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Articles >>Dress shirts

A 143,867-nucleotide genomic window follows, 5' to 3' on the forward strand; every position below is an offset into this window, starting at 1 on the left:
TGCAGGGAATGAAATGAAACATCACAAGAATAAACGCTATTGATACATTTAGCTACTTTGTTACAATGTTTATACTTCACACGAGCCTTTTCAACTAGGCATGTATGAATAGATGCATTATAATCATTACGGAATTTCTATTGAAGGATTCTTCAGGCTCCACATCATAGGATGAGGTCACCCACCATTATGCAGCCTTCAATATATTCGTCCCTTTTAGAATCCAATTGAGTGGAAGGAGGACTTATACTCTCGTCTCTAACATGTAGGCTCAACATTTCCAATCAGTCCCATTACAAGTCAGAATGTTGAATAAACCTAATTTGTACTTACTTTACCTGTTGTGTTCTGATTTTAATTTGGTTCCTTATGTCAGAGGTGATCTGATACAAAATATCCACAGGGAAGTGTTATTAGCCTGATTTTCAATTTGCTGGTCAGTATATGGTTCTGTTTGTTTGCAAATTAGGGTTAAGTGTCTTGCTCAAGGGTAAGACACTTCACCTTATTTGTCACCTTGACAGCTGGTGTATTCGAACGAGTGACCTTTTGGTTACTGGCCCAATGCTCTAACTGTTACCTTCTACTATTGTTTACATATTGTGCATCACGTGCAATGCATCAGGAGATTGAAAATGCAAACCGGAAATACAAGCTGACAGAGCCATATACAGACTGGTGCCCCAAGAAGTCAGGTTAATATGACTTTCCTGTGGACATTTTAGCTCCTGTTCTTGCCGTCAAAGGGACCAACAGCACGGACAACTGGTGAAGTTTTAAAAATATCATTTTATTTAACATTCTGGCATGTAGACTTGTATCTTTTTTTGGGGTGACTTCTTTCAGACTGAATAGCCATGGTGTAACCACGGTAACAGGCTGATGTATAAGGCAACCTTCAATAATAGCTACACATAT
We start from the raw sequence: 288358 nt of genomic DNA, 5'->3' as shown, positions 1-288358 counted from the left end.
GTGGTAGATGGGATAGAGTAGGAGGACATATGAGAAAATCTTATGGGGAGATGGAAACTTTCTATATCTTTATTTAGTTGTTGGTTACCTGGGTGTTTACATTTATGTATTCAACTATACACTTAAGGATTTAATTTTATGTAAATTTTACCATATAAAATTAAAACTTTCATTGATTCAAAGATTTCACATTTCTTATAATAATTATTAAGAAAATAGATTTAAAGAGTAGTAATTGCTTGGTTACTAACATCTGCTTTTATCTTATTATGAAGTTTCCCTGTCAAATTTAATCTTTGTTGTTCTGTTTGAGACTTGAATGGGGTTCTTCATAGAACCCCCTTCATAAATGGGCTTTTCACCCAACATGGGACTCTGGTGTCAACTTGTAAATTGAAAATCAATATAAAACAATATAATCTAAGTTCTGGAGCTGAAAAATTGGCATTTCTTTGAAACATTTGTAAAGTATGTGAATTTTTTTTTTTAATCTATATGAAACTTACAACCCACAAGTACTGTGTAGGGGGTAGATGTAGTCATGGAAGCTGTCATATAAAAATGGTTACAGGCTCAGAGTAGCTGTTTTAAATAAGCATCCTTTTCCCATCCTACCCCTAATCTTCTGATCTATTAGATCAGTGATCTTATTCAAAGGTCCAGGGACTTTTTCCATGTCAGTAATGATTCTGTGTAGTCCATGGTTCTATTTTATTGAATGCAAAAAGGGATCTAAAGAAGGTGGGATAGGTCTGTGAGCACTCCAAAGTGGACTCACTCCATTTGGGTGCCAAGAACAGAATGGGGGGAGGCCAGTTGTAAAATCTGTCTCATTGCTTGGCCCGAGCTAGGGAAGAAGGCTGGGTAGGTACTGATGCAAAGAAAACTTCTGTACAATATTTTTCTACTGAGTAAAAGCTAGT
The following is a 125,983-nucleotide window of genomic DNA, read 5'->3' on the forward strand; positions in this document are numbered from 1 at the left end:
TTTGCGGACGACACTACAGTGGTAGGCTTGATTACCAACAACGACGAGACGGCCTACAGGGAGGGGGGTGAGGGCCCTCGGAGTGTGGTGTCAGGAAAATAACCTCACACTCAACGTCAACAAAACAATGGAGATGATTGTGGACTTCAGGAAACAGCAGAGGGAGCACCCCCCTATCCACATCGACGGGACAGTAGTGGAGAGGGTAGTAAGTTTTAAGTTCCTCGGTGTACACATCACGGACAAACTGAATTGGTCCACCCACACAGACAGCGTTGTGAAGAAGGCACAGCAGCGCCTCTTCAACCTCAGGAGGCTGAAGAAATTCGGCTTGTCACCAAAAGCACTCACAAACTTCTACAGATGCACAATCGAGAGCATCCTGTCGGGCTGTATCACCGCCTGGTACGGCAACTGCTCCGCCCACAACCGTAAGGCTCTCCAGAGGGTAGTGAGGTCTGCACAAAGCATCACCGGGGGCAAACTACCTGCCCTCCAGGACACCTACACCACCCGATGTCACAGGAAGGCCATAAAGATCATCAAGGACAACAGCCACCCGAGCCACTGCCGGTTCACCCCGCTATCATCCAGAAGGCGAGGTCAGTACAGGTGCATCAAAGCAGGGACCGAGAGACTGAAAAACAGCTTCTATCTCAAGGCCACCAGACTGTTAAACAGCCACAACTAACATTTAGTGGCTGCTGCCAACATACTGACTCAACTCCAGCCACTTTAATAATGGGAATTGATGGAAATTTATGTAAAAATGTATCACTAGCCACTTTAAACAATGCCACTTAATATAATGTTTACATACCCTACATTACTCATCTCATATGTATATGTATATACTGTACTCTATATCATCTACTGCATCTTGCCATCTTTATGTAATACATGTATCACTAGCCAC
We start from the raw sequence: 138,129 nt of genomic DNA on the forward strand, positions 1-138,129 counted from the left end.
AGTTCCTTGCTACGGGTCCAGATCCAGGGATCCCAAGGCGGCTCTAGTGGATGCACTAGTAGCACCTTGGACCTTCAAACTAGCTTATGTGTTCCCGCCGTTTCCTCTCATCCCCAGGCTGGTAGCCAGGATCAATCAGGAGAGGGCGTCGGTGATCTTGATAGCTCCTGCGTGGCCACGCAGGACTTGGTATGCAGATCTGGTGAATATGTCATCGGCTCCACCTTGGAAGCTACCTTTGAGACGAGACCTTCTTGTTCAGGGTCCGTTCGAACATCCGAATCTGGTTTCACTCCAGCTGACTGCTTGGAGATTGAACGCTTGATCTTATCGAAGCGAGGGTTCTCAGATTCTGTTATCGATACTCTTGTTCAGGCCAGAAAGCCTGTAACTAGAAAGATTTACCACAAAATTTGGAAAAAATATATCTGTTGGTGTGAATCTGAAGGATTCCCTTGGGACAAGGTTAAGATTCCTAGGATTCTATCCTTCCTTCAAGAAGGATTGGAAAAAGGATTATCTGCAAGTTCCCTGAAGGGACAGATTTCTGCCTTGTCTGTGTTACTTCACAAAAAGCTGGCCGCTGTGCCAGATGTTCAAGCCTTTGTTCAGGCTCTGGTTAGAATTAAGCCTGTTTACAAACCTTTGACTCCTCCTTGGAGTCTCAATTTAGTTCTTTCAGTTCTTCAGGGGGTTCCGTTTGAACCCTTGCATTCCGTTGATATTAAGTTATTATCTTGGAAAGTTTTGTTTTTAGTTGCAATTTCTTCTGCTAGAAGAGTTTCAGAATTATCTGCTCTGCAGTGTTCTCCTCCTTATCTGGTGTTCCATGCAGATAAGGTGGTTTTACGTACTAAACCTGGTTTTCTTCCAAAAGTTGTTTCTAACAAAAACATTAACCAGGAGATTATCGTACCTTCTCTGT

THE DRESS SHIRT Up until one momentous Monday morning back in 1872, shirts and collars were all of one piece. This particular "blue" Monday was wash day for Mrs. Orlando Montague of Troy, New York. However, Mrs. Montague had finally had enough of laundering the week's worth of filthy shirts her husband had worn, and realizing that it was not the body of the shirt but the collar that seemed to be attracting the lion's share of the day's grime, she decided to do something about it. In an "inspiration of the moment," she wielded a pair of scissors and deftly snipped the offending collar from its moorings, then tied strips of the string to it to fasten it back on after she'd washed it. Thus was born the first detachable collar, an invention that was soon seized upon by the Reverend Ebenezer Brown, who wisely foresaw the vast commercial possibilities of the item. He immediately began stocking them in his dry goods store, and the women of Troy picked up some extra spending money by laundering collars for him. Other clever entrepreneurs soon caught on to the notion of detachable collars, so that a gentleman, when he went to work, could do something more than simply roll up his sleeves in order to keep his shirt ink-free. It wasn't long before Troy, New York, rivaled that other fabled Troy halfway across the world and a couple of thousand years back in history, as the former became renowned as the detachable-shirt-collar capital of the world. The detachable collar remained popular right up until World War I, when returning American Servicemen, having lived in their army uniforms for a couple of years, once again discovered the assets of the soft attached collar. Once the boys experienced that kind of comfort around their necks, they weren't about to go back to those stiff, starched collars, and detachable collars soon went the way of the dinosaur. In the nineteenth century the shirt industry was not particularly sophisticated. As Apparel Arts noted in 1931, "A square of cloth gathered into a yoke at the shoulder, with shapeless sleeves and a hole for the neck, was called a shirt. Neckbands had but three sizes: fourteen, fifteen and sixteen inches." But to go that one (or even two) better, shirt sleeves had only a single size: long, to accommodate any length arm. Your shirt didn't fit you so much as you fit your shirt, and if you didn't well, that was just too bad. In fact, it wasn't until the beginning of the second decade of this century that measured sleeves lengths replaced the arm band as the method of setting one's cuffs correctly, and this, not coincidentally, occurred about the same time that soft cuffs were being introduced on shirts. After a prolonged absence, comfort was finally making a comeback. Changes came slowly in the shirt industry. It wasn't until the late 1800s, for instance, that color was finally introduced into shirts; and it was about this time that manufacturers found that if they laundered the shirts before offering them for sale, they appealed more to the prospective shopper's eye and, as a result, moved off the shelves that much more quickly. Innovations continued during the twentieth century. In 1920, the semi-stiff collar was introduced by John Manning Van Heusen; eight years later, Cluett Peabody & Co. invented the Sanforizing process, which prevented the shirt from shrinking when it was laundered; and in the 1950s, Brooks Brothers became the first store to offer a polyester-blend dress shirt, a move that, up until the oil crisis of the late 1970s, kept the cost of shirts down and unfortunately had the effect of sanctioning the use of synthetic fibers in the industry. Since the 1950s, while manufacturers' changes have been few, styles have changed radically. Paralleling the excesses of the Peacock Revolution, shirt collars grew to disproportionate lengths while colors took on the nightmarish hues of Day-Glo paints and subway graffiti. Today, the palette has sobered and the collar styles have returned to more traditional proportions that are more in keeping with the current conservative mood of the country. It's quite simple, really: fine-quality dress shirts are made of 100 percent cotton. Naturally, they cost more than polyester blends, but what you pay for is unrivaled comfort and a look that bespeaks luxury and tradition. As a natural fiber, cotton respects the natural needs of the body. It breathes, allowing the body to cool itself when necessary, and its absorbs moisture when the body perspires. As the article of clothing most in contact with the body, the shirt needs to act almost as a second skin. Cotton performs this function best. Beyond comfort, finely combed cotton shirtings look better because of the density of their weave as well as because of cotton's ability to take color, thus giving a truer response to dyes. There is a clarity and richness to their color which simply cannot be duplicated with blended fabrics. The natural sheen of fine cotton shirting is warm and subtle, not at all like the harshness of pure polyester. Except during the 1920s, when, perhaps due to the influence of those like the fictional Jay Gatsby, there was a brief flirtation with silk, cotton has always been and continues to be the shirting fabric of the well-dressed man. Once the shirt material has been examined, the next place to look is the shirt collar. Indeed, there are some haberdashers who would suggest that this might be the first place to look, since the collar is all one ever sees of the shirt, that and perhaps one-half inch of cuff. In many respects, the shirt collar plays a role similar to that of the silhouette of the suit. It sets the tone of one's dressing style and is probably the key to the shirt's longevity. Perhaps the most important aspect to consider is the relationship of the shirt collar to one's own physical proportions. Proper balance is the ideal. If a man is large, with a broad face and bullish neck, nothing will appear sillier under his chin than a tiny collar - rounded, spread, or otherwise. Conversely, a high-set collar with 3 1/2-inch points will overwhelm a small man with delicate features. For the average-size man wearing a standard regular straight-point collar, the collar points should be no smaller than 2 3/4 inches nor larger than 3 1/4 inches. A man much larger would do better with a 3-inch to 3 1/4-inch collar. Generally speaking, the larger the man, the larger the collar he can take. But one oughtn't push this notion too far. The proportions of the shirt collar can either draw attention to a man's physical irregularities or de-emphasize them, which is generally the more flattering course to follow. Therefore, if you have a short neck, look for shirt collars that lie flat. If your neck is particularly long, a higher band collar seems to shorten its length. No matter what size you neck is, however, the shirt collar should always show approximately one-half inch of material above the collar of the jacket. In the end, let common sense prevail. The ideal shirt collar forms an upside down V, with the edges of the collar meeting at the throat. No space should be left between the edges. If the shape and width of your tie is appropriate to the shape and size of the shirt collar, no extra space is ever needed. Such collars are not always easy to find today because mass manufacturers want their shirts to fit any size tie and knot. However, one should try to find shirts whose collars have the least tie space between them so that a small elegant knot will not be left in a vacuum between the collar points. One more thing to remember about a shirt collar: a fine collar is always stitched around the edges to stiffen and hold the folded material in place. In general, this stitching should not be more than one-quarter inch from the collar's edge. The finer the shirt, the finer the stitching. High-quality shirts are sewn with a single needle, which produces a